```

which are quite similar on this specific example.

### 7.5.2 Seasonal data

The `AirPassengers`

data used in the previous chapter has (as we discussed) multiplicative seasonality. So, the ETS(M,M,M) model might be more suitable than the pure additive one that we used previously:

`adamModel <- adam(AirPassengers, "MMM", h=12, holdout=TRUE, silent=FALSE)`

`adamModel`

```
## Time elapsed: 0.18 seconds
## Model estimated using adam() function: ETS(MMM)
## Distribution assumed in the model: Inverse Gaussian
## Loss function type: likelihood; Loss function value: 468.5996
## Persistence vector g:
## alpha beta gamma
## 0.7723 0.0176 0.0001
##
## Sample size: 132
## Number of estimated parameters: 17
## Number of degrees of freedom: 115
## Information criteria:
## AIC AICc BIC BICc
## 971.1992 976.5676 1020.2068 1033.3133
##
## Forecast errors:
## ME: -4.422; MAE: 15.626; RMSE: 21.726
## sCE: -20.217%; sMAE: 5.953%; sMSE: 0.685%
## MASE: 0.649; RMSSE: 0.693; rMAE: 0.206; rRMSE: 0.211
```

Notice that the smoothing parameter \(\gamma=0\) in this case, which reflects the idea that we deal with the data with multiplicative seasonality and apply the correct model. Comparing the information criteria (e.g. AICc) with the ETS(A,A,A), this model does a better job at fitting the data. The conditional expectation and prediction interval from this model are better as well:

```
adamForecast <- forecast(adamModel,h=12,interval="prediction")
plot(adamForecast)
```

If we want to calculate the error measures based on the conditional expectation, we can use the `measures()`

function from `greybox`

package in the following way:

`measures(adamModel$holdout,adamForecast$mean,actuals(adamModel))`

```
## ME MAE MSE MPE MAPE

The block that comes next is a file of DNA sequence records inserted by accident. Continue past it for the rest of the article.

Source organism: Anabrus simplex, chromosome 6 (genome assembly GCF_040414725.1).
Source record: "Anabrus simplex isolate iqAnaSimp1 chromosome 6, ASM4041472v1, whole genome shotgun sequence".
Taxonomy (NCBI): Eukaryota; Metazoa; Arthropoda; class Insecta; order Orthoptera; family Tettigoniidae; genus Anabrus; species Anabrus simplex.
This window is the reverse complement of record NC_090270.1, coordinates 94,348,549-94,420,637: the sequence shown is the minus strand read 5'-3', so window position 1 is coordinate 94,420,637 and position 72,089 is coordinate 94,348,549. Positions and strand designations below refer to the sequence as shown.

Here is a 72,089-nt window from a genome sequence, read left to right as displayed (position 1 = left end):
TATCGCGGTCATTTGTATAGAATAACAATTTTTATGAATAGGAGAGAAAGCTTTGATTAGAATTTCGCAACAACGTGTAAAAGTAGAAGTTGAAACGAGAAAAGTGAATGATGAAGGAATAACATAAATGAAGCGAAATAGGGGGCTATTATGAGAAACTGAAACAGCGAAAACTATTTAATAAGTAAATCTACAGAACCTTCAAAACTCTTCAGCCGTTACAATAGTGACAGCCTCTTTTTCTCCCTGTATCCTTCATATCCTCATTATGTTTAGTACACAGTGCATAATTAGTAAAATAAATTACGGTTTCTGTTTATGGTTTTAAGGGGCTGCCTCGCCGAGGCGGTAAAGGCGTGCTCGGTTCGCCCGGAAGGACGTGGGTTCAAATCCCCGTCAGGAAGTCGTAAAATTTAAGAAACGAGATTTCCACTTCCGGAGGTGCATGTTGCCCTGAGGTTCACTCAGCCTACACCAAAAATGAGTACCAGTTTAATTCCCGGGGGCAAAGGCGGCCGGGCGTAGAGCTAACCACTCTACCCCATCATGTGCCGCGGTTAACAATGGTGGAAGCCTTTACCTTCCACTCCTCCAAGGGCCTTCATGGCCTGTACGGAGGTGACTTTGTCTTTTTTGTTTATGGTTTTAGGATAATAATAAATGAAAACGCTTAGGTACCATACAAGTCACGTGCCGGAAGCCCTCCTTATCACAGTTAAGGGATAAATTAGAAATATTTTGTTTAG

## -4.376009001 15.647388011 472.894673891 -0.013783606 0.033803437
## sCE sMAE sMSE MASE RMSSE
## -0.200051899 0.059610818 0.006863267 0.649701372 0.694052478
## rMAE rRMSE rAME cbias sPIS
## 0.205886684 0.211175698 0.061489588 -0.121184339 1.779346154
```

And the plot of the time series decomposition according to ETS(M,M,M) is:

`plot(adamModel,12)`

It shows that the residuals are more random for the model than for the ETS(A,A,A), but there still might be some structure left. The autocorrelation and partial autocorrelation functions might help in understanding this better:

```
par(mfcol=c(1,2))
plot(adamModel,10:11)
```

The plot shows that there is still some correlation left in the residuals, which could be either due to pure randomness or due to the imperfect estimation of the model. Tuning the parameters of the optimiser or selecting a different model might solve the problem.

Finally, just as an example, we can also fit the most complicated pure multiplicative model, ETS(M,Md,M):

`adam(AirPassengers, "MMdM", h=12, holdout=TRUE, silent=FALSE)`

```
## Time elapsed: 0.18 seconds
## Model estimated using adam() function: ETS(MMdM)
## Distribution assumed in the model: Inverse Gaussian
## Loss function type: likelihood; Loss function value: 469.1548
## Persistence vector g:
## alpha beta gamma
## 0.7767 0.0214 0.0004
## Damping parameter: 0.996
## Sample size: 132
## Number of estimated parameters: 18
## Number of degrees of freedom: 114
## Information criteria:
## AIC AICc BIC BICc
## 974.3097 980.3628 1026.2001 1040.9781
##
## Forecast errors:
## ME: -0.826; MAE: 15.611; RMSE: 21.67
## sCE: -3.777%; sMAE: 5.947%; sMSE: 0.682%
## MASE: 0.648; RMSSE: 0.692; rMAE: 0.205; rRMSE: 0.21
```

which does not seem to be significantly better than ETS(M,M,M) on this specific time series.